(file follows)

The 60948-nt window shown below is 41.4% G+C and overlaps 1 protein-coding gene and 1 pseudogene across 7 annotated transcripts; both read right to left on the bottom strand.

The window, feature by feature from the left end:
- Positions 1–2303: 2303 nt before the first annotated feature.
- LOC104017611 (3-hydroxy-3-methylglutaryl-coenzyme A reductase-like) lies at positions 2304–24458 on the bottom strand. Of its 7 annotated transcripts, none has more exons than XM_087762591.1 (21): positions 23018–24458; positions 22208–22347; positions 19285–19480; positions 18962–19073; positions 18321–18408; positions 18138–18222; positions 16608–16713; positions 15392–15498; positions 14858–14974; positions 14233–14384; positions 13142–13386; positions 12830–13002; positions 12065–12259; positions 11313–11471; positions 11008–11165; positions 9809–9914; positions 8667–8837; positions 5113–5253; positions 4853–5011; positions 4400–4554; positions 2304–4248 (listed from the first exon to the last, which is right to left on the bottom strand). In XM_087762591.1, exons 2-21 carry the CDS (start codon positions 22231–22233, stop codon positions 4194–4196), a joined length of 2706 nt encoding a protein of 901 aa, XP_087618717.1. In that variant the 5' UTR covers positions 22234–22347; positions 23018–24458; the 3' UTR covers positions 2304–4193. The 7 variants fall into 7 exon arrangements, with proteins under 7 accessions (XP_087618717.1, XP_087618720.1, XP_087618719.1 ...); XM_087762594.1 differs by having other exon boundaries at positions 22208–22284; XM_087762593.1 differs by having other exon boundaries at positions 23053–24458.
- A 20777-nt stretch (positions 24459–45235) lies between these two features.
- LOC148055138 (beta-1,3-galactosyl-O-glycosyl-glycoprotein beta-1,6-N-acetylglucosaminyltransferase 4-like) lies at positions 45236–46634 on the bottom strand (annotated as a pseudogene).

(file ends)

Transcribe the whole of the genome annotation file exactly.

The 60948-nt window shown below is 41.4% G+C and overlaps 1 protein-coding gene and 1 pseudogene across 7 annotated transcripts; both read right to left on the bottom strand.

The window, feature by feature from the left end:
- Positions 1–2303: 2303 nt before the first annotated feature.
- LOC104017611 (3-hydroxy-3-methylglutaryl-coenzyme A reductase-like) lies at positions 2304–24458 on the bottom strand. Of its 7 annotated transcripts, none has more exons than XM_087762591.1 (21): positions 23018–24458; positions 22208–22347; positions 19285–19480; positions 18962–19073; positions 18321–18408; positions 18138–18222; positions 16608–16713; positions 15392–15498; positions 14858–14974; positions 14233–14384; positions 13142–13386; positions 12830–13002; positions 12065–12259; positions 11313–11471; positions 11008–11165; positions 9809–9914; positions 8667–8837; positions 5113–5253; positions 4853–5011; positions 4400–4554; positions 2304–4248 (listed from the first exon to the last, which is right to left on the bottom strand). In XM_087762591.1, exons 2-21 carry the CDS (start codon positions 22231–22233, stop codon positions 4194–4196), a joined length of 2706 nt encoding a protein of 901 aa, XP_087618717.1. In that variant the 5' UTR covers positions 22234–22347; positions 23018–24458; the 3' UTR covers positions 2304–4193. The 7 variants fall into 7 exon arrangements, with proteins under 7 accessions (XP_087618717.1, XP_087618720.1, XP_087618719.1 ...); XM_087762594.1 differs by having other exon boundaries at positions 22208–22284; XM_087762593.1 differs by having other exon boundaries at positions 23053–24458.
- A 20777-nt stretch (positions 24459–45235) lies between these two features.
- LOC148055138 (beta-1,3-galactosyl-O-glycosyl-glycoprotein beta-1,6-N-acetylglucosaminyltransferase 4-like) lies at positions 45236–46634 on the bottom strand (annotated as a pseudogene).